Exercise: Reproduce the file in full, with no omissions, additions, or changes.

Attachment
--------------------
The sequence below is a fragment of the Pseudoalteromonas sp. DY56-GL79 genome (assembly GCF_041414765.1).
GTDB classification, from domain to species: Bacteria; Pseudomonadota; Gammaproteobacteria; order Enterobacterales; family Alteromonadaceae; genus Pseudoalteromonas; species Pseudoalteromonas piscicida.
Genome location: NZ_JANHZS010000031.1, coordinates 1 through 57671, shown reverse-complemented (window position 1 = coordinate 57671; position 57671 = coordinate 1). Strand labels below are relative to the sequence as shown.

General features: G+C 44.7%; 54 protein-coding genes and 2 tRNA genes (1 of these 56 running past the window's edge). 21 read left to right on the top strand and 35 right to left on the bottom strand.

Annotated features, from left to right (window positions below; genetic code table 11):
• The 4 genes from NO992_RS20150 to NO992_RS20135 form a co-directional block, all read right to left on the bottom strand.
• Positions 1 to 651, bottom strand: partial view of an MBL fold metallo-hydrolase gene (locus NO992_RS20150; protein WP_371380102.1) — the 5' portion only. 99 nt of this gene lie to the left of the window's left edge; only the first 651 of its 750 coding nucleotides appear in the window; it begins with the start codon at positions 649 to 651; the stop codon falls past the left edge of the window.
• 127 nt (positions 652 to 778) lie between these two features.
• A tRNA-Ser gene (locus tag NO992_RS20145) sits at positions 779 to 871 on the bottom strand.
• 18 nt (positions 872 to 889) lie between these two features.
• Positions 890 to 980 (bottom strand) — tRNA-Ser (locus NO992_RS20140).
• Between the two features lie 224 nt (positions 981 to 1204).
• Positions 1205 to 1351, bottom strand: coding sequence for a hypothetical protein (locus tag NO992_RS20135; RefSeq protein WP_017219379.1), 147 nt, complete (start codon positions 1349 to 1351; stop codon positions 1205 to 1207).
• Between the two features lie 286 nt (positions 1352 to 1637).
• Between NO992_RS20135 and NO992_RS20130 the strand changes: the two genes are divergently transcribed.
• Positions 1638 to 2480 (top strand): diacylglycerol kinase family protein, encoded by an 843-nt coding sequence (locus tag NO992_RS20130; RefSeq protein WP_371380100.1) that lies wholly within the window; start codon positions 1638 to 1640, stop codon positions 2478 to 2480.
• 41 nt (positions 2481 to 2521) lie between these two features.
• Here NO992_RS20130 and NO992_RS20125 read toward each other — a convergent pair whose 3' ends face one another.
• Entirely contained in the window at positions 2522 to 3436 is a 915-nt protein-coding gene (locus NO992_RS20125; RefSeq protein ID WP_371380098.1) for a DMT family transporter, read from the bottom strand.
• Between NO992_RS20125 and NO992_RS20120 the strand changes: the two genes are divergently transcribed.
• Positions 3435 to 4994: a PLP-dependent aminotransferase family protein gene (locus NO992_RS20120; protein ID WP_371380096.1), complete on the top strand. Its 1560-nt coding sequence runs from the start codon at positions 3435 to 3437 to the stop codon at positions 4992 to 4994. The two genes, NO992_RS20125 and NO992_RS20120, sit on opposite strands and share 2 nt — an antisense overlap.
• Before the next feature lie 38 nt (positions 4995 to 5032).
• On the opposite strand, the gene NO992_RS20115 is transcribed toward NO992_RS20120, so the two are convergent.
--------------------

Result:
The sequence below is a fragment of the Pseudoalteromonas sp. DY56-GL79 genome (assembly GCF_041414765.1).
GTDB classification, from domain to species: Bacteria; Pseudomonadota; Gammaproteobacteria; order Enterobacterales; family Alteromonadaceae; genus Pseudoalteromonas; species Pseudoalteromonas piscicida.
Genome location: NZ_JANHZS010000031.1, coordinates 1 through 57671, shown reverse-complemented (window position 1 = coordinate 57671; position 57671 = coordinate 1). Strand labels below are relative to the sequence as shown.

General features: G+C 44.7%; 54 protein-coding genes and 2 tRNA genes (1 of these 56 running past the window's edge). 21 read left to right on the top strand and 35 right to left on the bottom strand.

Annotated features, from left to right (window positions below; genetic code table 11):
• The 4 genes from NO992_RS20150 to NO992_RS20135 form a co-directional block, all read right to left on the bottom strand.
• Positions 1 to 651, bottom strand: partial view of an MBL fold metallo-hydrolase gene (locus NO992_RS20150; protein WP_371380102.1) — the 5' portion only. 99 nt of this gene lie to the left of the window's left edge; only the first 651 of its 750 coding nucleotides appear in the window; it begins with the start codon at positions 649 to 651; the stop codon falls past the left edge of the window.
• 127 nt (positions 652 to 778) lie between these two features.
• A tRNA-Ser gene (locus tag NO992_RS20145) sits at positions 779 to 871 on the bottom strand.
• 18 nt (positions 872 to 889) lie between these two features.
• Positions 890 to 980 (bottom strand) — tRNA-Ser (locus NO992_RS20140).
• Between the two features lie 224 nt (positions 981 to 1204).
• Positions 1205 to 1351, bottom strand: coding sequence for a hypothetical protein (locus tag NO992_RS20135; RefSeq protein WP_017219379.1), 147 nt, complete (start codon positions 1349 to 1351; stop codon positions 1205 to 1207).
• Between the two features lie 286 nt (positions 1352 to 1637).
• Between NO992_RS20135 and NO992_RS20130 the strand changes: the two genes are divergently transcribed.
• Positions 1638 to 2480 (top strand): diacylglycerol kinase family protein, encoded by an 843-nt coding sequence (locus tag NO992_RS20130; RefSeq protein WP_371380100.1) that lies wholly within the window; start codon positions 1638 to 1640, stop codon positions 2478 to 2480.
• 41 nt (positions 2481 to 2521) lie between these two features.
• Here NO992_RS20130 and NO992_RS20125 read toward each other — a convergent pair whose 3' ends face one another.
• Entirely contained in the window at positions 2522 to 3436 is a 915-nt protein-coding gene (locus NO992_RS20125; RefSeq protein ID WP_371380098.1) for a DMT family transporter, read from the bottom strand.
• Between NO992_RS20125 and NO992_RS20120 the strand changes: the two genes are divergently transcribed.
• Positions 3435 to 4994: a PLP-dependent aminotransferase family protein gene (locus NO992_RS20120; protein ID WP_371380096.1), complete on the top strand. Its 1560-nt coding sequence runs from the start codon at positions 3435 to 3437 to the stop codon at positions 4992 to 4994. The two genes, NO992_RS20125 and NO992_RS20120, sit on opposite strands and share 2 nt — an antisense overlap.
• Before the next feature lie 38 nt (positions 4995 to 5032).
• On the opposite strand, the gene NO992_RS20115 is transcribed toward NO992_RS20120, so the two are convergent.